Interview: Elizabeth Bratton on the Importance of News that Speaks to Gen-Z
Updated: Sep 16, 2021
Youth for Positive Change talked to Elizabeth Bratton about the importance of news that speaks to Gen-Z
Would you mind explaining a bit about yourself and your website Doorstep News?
My name is Elizabeth Bratton and I am the editor-in-chief of Doorstep News, an online resource centre for all things current affairs. I founded the site just before the UK went into lockdown. At first, we were just a small group of writers with about five volunteers; however, now we have over 30 journalists on our team, which consists of students from around the globe, living in countries such as the UAE, Nigeria, the UK and the U.S. We are determined to help other young people engage with the world around them, and we promote this by maintaining objectivity in almost all of our articles. That being said, we encourage young people to express their informed opinions; this is the purpose of the "Op-Eds" section of our website. We predominantly focus on politics, current affairs, and conflict; however, we do also have "sports", "culture", and "history" sections that we are eager to fill up!
What was the inspiration behind starting Doorstep News?
I wanted to create an accessible news platform for young people and also meet like-minded reporters. The amount of misinformation circulating around the internet is concerning and this particularly harms Generation Z, considering so many of us use social media. I wanted to create a news source specifically with this generation in mind. The outbreak of COVID-19 inspired me even more to create the site.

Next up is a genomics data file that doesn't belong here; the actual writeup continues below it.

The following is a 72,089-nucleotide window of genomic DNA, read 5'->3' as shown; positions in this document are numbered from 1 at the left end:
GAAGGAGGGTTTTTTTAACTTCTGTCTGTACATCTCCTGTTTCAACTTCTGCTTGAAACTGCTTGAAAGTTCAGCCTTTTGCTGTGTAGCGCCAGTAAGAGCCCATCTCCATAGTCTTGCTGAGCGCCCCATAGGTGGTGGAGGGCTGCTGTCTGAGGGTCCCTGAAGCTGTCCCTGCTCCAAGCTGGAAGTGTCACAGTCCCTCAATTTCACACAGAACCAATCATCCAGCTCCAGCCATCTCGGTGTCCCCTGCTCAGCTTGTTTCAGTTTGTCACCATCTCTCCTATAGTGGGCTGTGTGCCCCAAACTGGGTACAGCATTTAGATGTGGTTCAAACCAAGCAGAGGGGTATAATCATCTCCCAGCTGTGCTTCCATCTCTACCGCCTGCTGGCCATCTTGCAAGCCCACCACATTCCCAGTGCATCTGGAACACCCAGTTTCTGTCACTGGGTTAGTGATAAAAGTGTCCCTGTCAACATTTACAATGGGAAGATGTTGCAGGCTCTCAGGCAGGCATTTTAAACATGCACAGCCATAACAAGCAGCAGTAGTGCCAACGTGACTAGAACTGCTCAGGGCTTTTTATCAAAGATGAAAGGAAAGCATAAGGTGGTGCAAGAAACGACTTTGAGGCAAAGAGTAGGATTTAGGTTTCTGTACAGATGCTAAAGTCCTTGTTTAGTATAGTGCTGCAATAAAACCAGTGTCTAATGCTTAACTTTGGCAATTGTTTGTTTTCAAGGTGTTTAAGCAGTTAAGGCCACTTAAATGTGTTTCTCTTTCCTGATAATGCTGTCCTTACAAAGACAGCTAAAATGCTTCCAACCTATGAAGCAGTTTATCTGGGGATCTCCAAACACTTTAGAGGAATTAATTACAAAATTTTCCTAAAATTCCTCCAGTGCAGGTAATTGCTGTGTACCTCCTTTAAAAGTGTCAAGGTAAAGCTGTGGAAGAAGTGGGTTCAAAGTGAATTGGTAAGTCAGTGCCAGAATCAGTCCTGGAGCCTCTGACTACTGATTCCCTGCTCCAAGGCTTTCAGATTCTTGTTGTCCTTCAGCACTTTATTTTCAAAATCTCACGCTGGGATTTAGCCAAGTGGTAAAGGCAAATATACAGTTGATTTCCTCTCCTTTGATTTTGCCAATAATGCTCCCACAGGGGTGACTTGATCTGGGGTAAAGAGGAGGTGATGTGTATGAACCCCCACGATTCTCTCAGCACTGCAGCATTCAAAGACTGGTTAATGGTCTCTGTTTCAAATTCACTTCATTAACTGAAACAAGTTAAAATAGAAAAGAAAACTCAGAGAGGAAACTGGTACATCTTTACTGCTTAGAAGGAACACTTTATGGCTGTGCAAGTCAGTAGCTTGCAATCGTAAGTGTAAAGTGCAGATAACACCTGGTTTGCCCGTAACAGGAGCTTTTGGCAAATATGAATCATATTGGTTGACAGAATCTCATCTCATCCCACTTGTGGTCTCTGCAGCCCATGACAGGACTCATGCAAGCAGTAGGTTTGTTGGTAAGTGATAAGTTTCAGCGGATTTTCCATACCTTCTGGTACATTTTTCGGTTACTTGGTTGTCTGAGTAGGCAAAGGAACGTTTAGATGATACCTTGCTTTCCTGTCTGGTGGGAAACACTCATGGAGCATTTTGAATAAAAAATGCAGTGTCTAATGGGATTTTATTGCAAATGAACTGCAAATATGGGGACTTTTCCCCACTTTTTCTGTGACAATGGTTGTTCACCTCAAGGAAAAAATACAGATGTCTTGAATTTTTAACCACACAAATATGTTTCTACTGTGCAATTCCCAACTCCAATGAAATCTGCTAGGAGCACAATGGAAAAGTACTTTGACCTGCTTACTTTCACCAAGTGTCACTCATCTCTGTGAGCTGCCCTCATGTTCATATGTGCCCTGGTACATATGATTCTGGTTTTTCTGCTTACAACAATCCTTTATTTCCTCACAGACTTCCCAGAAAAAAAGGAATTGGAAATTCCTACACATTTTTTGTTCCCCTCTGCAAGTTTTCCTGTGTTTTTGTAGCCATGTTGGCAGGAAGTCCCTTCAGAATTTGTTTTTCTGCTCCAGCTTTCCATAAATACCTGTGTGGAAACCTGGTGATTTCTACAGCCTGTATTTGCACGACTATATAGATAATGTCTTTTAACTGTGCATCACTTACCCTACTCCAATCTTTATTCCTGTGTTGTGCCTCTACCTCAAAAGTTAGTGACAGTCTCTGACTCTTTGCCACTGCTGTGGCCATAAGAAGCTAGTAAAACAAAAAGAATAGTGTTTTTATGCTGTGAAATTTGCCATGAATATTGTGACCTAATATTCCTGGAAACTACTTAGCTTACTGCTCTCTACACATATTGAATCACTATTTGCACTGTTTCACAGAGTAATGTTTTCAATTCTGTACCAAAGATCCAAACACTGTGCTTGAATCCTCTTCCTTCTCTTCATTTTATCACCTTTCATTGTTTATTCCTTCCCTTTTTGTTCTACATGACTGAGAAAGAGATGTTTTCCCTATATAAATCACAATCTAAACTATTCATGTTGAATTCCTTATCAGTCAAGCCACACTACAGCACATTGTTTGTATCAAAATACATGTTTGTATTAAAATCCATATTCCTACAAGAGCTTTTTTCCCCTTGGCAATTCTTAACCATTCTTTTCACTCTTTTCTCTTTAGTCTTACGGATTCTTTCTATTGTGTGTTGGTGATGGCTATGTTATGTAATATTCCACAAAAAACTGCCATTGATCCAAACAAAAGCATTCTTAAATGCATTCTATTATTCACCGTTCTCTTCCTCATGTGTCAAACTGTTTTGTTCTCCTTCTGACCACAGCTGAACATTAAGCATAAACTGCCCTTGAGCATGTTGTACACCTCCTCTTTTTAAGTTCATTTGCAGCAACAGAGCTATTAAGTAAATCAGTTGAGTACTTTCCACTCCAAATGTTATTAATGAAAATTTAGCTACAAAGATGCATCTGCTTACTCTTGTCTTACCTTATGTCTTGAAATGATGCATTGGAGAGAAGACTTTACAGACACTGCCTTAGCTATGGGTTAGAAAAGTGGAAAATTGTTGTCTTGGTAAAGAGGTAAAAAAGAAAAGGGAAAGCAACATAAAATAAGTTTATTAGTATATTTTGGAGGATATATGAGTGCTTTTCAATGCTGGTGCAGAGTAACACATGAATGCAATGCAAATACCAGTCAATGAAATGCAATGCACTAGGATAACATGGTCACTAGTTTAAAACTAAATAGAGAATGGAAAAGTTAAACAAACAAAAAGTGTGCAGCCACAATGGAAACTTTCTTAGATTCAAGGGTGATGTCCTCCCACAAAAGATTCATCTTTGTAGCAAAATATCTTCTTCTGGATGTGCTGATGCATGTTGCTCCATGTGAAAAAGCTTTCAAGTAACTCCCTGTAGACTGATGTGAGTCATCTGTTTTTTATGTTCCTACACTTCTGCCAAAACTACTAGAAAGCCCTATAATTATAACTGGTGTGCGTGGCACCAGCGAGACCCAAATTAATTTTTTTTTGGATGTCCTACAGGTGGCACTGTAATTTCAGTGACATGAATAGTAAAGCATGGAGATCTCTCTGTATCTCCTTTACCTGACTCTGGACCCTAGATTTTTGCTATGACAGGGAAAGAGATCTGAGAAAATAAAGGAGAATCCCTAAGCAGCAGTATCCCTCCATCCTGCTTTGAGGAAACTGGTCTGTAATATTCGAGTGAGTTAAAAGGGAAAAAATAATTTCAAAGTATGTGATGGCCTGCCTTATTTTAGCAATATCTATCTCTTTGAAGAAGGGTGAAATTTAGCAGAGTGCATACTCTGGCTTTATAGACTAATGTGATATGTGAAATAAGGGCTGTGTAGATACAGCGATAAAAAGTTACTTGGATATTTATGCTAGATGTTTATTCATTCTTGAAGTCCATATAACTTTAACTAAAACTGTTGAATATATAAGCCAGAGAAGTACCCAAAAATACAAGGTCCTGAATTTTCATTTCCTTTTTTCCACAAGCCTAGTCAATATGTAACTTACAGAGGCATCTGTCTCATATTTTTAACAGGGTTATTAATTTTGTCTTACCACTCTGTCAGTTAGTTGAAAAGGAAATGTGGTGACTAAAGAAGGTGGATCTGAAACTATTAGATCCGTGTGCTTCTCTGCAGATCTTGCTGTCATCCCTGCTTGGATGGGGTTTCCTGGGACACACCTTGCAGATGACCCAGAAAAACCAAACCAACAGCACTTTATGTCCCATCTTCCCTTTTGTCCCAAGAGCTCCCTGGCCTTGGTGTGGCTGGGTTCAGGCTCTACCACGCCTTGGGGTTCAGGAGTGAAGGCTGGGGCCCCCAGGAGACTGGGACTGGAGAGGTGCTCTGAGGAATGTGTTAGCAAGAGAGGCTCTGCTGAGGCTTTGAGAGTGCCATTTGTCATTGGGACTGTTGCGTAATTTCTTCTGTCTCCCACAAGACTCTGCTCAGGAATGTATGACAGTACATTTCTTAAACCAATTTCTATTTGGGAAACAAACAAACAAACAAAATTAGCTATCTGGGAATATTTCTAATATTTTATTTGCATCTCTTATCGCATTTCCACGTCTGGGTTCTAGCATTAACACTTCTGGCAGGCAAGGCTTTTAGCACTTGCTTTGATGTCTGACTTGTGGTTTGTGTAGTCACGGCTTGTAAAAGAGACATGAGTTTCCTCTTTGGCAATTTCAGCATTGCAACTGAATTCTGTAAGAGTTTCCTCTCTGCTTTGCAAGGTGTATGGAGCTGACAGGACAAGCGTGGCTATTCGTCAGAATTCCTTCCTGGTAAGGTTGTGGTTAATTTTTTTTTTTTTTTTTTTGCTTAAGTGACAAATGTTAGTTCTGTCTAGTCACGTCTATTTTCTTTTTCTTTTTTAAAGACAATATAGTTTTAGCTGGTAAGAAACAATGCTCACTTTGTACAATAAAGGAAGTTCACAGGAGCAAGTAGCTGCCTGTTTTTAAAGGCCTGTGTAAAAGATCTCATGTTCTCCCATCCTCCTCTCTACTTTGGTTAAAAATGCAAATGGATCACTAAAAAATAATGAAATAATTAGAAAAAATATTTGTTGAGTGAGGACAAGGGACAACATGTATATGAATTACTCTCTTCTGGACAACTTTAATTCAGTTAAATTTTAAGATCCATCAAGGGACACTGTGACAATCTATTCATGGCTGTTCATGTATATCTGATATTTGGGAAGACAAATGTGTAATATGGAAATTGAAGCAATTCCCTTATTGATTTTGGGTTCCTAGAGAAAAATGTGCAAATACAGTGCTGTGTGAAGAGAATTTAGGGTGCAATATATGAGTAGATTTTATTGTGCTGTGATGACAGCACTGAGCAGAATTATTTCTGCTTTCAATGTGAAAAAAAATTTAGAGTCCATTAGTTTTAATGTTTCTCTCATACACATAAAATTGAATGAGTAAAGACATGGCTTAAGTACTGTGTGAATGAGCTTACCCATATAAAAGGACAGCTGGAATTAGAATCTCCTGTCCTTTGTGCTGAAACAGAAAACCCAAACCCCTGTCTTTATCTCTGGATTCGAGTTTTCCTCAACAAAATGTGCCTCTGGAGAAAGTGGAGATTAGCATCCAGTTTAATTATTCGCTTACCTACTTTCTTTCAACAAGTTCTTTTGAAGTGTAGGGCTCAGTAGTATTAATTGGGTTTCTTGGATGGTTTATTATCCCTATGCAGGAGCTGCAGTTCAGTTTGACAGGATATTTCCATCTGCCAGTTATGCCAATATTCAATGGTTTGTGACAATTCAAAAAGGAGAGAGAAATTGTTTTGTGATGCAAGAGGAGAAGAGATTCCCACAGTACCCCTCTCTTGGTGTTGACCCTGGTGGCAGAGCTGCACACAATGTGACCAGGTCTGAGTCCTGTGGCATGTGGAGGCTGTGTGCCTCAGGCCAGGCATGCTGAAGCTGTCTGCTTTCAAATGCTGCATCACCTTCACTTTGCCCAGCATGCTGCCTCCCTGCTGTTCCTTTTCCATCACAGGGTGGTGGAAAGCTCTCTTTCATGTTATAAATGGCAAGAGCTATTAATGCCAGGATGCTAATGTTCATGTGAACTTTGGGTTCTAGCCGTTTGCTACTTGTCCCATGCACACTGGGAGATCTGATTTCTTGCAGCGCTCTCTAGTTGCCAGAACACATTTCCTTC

Would you say that mainstream newspapers and media orgs. are failing to get young people interested in current affairs?
I think the mainstream media lacks accessibility – it is often behind a paywall. I think experts overuse jargon, which is a turn-off for young people. I also think the media is becoming ridiculously polarised, to the point that it is often difficult to know who or what to trust. Misleading headlines, manipulated statistics, quotes taken out of context: these are things that turn our generation away from the news. Mainstream organisations need to recognise that they are dependent on us youth when it comes to spreading awareness; we are the ones who share stories at the click of a button, create popular hashtags, and organise protests in the streets.
Gen-Z is one of the most politically active generations to date. If young people learned more about the news, do you think we’d become even more socially involved?
I do think the number of coordinated actions would increase if young people were more aware of international affairs. That being said, I think young people are already doing a lot: campaigning online, attending school, and often working part-time. Social media has helped students to form online groups, safe spaces, and communities. Recently, we have seen the importance of youth-led activism in the reporting that’s been done on the Special Anti-Robbery Squad (SARS) in Nigeria. Demonstrations have even been organised in London, highlighting the importance of mobilising activists across the globe.
Finally, how can those interested submit to Doorstep News?
BIOGRAPHY: Elizabeth Bratton is a 17 year old aspiring journalist, who founded Doorstep News in March of this year. Elizabeth recognises the importance of covering international stories to present a diverse range of perspectives and to expand people's mindsets.